Chicago Tribune: An end to remap abuses? It's up to voters now

Chicago Tribune: An end to remap abuses? It's up to voters now


For the past decade, Illinois voters have had to live under legislative maps meant not to maximize the health of democracy but to serve the interests of House Speaker Mike Madigan.

The lines were drawn with the clear purpose of helping Democrats and hindering Republicans, and they have done just that. In the 2018 U.S. House races, Democratic candidates got 61 percent of the total votes cast — but 72 percent of the seats (13 of 18).

With Madigan and his party holding unchecked power in Springfield, the approach of the 2020 census held out yet another chance for them to keep the playing field tilted in their favor and prevent voters from having too much effect on the outcomes. Advances in technology promised to make the Democratic advantage even more invulnerable than before.

The only hope was that the U.S. Supreme Court would use two cases before it to put an end to this abuse. Lower courts had struck down remaps in Maryland and North Carolina — the former of which was designed to help Democrats and the latter to help Republicans By deliberately disadvantaging voters of one party, they ruled, the apportionment plans violated equal protection and First Amendment rights.

But on Thursday, that hope vanished. In a 5-4 decision, the justices rejected the pleas for them to enter this arena and substitute their judgment for the decisions of elected officials.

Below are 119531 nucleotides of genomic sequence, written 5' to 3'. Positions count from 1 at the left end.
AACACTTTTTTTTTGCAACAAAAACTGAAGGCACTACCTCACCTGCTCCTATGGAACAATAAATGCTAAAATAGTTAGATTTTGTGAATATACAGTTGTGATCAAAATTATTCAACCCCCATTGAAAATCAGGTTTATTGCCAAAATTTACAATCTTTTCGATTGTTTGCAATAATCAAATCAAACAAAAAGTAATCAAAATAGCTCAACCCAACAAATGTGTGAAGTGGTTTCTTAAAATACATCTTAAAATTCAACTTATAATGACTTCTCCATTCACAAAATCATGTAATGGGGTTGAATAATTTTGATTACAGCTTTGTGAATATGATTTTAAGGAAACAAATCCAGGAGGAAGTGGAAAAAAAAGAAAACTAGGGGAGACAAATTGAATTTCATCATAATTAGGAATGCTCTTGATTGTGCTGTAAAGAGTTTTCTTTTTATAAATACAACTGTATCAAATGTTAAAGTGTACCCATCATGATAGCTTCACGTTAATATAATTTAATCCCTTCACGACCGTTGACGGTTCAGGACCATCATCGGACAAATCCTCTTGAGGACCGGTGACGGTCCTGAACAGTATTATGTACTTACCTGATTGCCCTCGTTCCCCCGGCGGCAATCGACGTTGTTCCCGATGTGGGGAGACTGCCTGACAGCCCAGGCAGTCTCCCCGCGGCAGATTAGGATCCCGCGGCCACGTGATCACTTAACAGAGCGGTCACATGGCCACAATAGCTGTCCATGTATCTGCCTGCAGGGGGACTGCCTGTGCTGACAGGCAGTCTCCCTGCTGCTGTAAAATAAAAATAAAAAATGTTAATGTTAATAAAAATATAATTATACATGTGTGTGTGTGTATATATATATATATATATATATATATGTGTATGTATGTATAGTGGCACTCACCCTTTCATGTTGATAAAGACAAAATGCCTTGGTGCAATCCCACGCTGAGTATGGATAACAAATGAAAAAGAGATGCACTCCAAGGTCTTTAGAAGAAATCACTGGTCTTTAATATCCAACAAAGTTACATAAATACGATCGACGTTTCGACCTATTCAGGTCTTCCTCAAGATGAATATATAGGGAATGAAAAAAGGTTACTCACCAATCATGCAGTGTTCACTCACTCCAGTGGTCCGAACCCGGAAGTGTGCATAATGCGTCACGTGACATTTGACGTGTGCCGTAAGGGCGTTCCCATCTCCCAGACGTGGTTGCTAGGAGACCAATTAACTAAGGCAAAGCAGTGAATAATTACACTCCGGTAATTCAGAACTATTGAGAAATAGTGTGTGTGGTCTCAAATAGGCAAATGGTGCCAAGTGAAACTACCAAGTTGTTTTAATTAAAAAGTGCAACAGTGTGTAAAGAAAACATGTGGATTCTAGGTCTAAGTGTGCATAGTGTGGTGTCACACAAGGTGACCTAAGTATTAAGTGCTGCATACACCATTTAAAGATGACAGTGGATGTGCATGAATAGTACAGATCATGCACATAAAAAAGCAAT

“Excessive partisanship in districting leads to results that reasonably seem unjust,” acknowledged Chief Justice John Roberts. But the court found that policing such activity would vest unwarranted power in the judiciary. “Federal judges,” it said, “have no license to reallocate political power between the two political parties, with no plausible grant of authority in the Constitution, and no legal standards to limit and direct their decisions.”

This decision is no surprise. The court has consistently declined to take a bigger role in legislative map-drawing, fearing it would be plunging into a dark labyrinth with no hope of an exit.

“The expansion of judicial authority would not be into just any area of controversy but into one of the most intensely partisan aspects of American political life,” said the majority. “That intervention would be unlimited in scope and duration,” recurring without fail every 10 years.

What the Supreme Court did was tell voters: This is your job, even if it’s not an easy one. In Illinois, citizens have a means to put state constitutional amendments on the ballot. They can put an end to partisan gerrymandering by the General Assembly. All it would take is passage of a statewide referendum turning remaps over to an independent commission.

In November, voters in Ohio, Michigan, Colorado, Missouri and Utah approved measures meant to prevent partisan gerrymandering. Congress, of course, could also require this method for congressional maps.

Popular pressure is the only way to bring about reform. The Supreme Court didn’t save voters in Illinois or other states from the unfairness of partisan gerrymandering. So they will have to save themselves.


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